JoNova

A science presenter, writer, speaker & former TV host; author of The Skeptic's Handbook (over 200,000 copies distributed & available in 15 languages).


Handbooks


Advertising


Australian Speakers Agency



GoldNerds

The nerds have the numbers on precious metals investments on the ASX



The Skeptics Handbook

Think it has been debunked? See here.

The Skeptics Handbook II

Climate Money Paper



Archives

Books

For Discussion: Can convection neutralize the effect of greenhouse gases?

Here’s an idea for commenters to sink their teeth into — Stephen Wilde postulates a mechanism where convection can neutralize the effect of changes in  greenhouse gases. The focus in David’s series of blog posts has been on radiation, but the troposphere is governed by convection.  The tropopause is the boundary where convection runs out of oomph, and above the tropopause, in the stratosphere, radiation rules supreme. Airliners like to fly at the bottom of the stratosphere (“thirty thousand feet”), just above the convection and water vapor in the troposphere, because it’s calm. But sometimes turbulence from the troposphere punches up into the stratosphere, so think of Fig 1 below if you are asked to suddenly sit in your seat and fasten your seat belt.

All the focus on radiation imbalances tends to ignore the powerful effects of gravity and convection. To get a sense of how important gravity is, ponder that a mere 3km above the surface the pressure is 300hpa lower, but gravity stops  the surface air from rushing up and equalizing that. Imagine if there were two sites on the ground where pressure was, say,  1000hpa and 700hpa, and they were only three kilometers apart, we’d [...]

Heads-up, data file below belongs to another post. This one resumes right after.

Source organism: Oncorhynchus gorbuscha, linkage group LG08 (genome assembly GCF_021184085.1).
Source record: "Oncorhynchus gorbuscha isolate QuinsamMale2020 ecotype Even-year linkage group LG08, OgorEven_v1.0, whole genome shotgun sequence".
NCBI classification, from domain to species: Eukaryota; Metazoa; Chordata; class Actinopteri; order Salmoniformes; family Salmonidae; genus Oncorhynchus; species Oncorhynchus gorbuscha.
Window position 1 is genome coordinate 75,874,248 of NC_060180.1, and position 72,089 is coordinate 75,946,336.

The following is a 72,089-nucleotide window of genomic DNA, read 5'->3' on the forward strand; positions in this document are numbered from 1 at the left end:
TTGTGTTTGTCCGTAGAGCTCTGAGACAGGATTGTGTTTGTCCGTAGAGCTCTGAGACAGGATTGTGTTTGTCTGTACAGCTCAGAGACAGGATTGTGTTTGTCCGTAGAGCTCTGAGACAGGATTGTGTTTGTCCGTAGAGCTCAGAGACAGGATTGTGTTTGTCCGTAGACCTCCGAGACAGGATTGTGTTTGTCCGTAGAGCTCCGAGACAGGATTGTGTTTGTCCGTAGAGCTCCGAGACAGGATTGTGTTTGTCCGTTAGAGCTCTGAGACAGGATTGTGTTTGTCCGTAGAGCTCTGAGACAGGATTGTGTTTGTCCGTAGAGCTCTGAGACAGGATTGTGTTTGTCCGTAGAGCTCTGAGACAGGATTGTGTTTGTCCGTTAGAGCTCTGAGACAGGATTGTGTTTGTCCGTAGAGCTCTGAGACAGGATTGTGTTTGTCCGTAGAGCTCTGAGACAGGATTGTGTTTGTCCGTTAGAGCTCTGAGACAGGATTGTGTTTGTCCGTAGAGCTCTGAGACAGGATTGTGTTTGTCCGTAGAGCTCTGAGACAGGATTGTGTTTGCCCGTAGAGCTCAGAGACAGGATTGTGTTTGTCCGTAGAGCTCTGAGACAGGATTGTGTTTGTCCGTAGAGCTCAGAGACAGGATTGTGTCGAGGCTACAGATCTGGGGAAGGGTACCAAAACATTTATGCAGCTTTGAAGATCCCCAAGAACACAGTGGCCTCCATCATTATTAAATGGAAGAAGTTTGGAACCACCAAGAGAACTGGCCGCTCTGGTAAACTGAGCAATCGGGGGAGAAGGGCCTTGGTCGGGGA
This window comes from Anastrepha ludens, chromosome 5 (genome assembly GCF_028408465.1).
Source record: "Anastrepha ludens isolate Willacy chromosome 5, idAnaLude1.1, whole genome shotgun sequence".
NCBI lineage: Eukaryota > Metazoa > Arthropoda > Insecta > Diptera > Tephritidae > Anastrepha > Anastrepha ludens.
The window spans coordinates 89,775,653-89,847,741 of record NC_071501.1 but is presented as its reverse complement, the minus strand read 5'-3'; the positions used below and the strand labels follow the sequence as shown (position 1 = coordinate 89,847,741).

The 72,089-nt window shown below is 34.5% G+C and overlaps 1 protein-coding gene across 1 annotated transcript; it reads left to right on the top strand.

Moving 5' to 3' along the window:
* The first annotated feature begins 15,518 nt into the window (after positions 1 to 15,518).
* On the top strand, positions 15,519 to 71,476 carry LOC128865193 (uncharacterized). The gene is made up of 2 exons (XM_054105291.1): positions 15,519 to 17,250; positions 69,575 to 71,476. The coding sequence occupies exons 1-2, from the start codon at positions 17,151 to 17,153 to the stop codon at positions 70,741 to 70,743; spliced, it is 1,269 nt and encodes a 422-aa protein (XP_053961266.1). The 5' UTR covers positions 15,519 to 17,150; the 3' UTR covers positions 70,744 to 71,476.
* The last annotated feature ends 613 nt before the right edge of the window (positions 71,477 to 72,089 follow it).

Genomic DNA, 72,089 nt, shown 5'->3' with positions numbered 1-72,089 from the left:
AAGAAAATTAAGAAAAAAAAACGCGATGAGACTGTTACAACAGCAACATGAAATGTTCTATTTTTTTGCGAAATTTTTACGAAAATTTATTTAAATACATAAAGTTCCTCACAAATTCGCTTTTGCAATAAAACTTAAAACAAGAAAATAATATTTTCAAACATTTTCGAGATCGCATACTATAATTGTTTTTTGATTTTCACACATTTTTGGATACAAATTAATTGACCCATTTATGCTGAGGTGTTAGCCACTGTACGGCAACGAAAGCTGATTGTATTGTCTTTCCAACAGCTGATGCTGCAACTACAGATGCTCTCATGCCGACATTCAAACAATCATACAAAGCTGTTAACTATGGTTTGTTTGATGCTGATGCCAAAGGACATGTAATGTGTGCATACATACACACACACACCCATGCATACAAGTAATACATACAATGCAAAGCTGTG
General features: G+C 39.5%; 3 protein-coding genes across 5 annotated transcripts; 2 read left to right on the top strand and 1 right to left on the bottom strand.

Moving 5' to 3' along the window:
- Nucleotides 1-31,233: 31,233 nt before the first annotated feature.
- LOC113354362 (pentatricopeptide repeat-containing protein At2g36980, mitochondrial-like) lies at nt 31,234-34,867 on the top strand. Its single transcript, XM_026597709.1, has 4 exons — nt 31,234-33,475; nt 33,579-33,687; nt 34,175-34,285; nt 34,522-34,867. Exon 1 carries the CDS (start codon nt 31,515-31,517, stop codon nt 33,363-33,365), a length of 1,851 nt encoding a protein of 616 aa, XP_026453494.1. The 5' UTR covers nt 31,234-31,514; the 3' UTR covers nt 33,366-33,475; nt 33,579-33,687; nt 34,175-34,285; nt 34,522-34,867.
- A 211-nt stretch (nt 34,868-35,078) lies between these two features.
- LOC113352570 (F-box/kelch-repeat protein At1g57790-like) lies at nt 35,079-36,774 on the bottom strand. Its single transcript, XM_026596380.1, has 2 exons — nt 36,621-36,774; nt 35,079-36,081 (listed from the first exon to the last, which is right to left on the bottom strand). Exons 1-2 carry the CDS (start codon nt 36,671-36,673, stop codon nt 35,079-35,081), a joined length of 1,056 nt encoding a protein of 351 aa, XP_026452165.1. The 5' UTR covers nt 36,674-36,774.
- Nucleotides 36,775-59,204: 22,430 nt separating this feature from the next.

Is the Sun driving ozone and changing the climate?

In 2015 the hunt for clues continues…

The central mystery in climate science is the Sun. The direct energy from the 1.4 million-kilometer-wide flaming ball stays remarkably constant. The radiation pours down on us but the relentless sameness of the watts can’t be causing of the swings in temperature on Earth. Something else is going on with the Sun. For one thing, the total light energy coming off the Sun stays almost the same but the type of light changes — the spectrum shifts –  with more shorter wavelengths at one point in the cycle and longer wavelengths at the opposite part of the cycle. These have different effects. Shorter wavelengths (UV) generate ozone in the stratosphere and penetrate the ocean. Longer wavelengths don’t. But the Sun is also sending out charged particles and driving a massive fluctuating magnetic field, both of which affect Earth’s atmosphere.

But the tiny changes in total sunlight (TSI) may still be leaving us clues about other things going on with the Sun. David Evans’ notch-delay theory is that TSI is a leading indicator, and after solar TSI peaks, the temperatures on Earth follows with a peak roughly 11 years or so later (or one [...]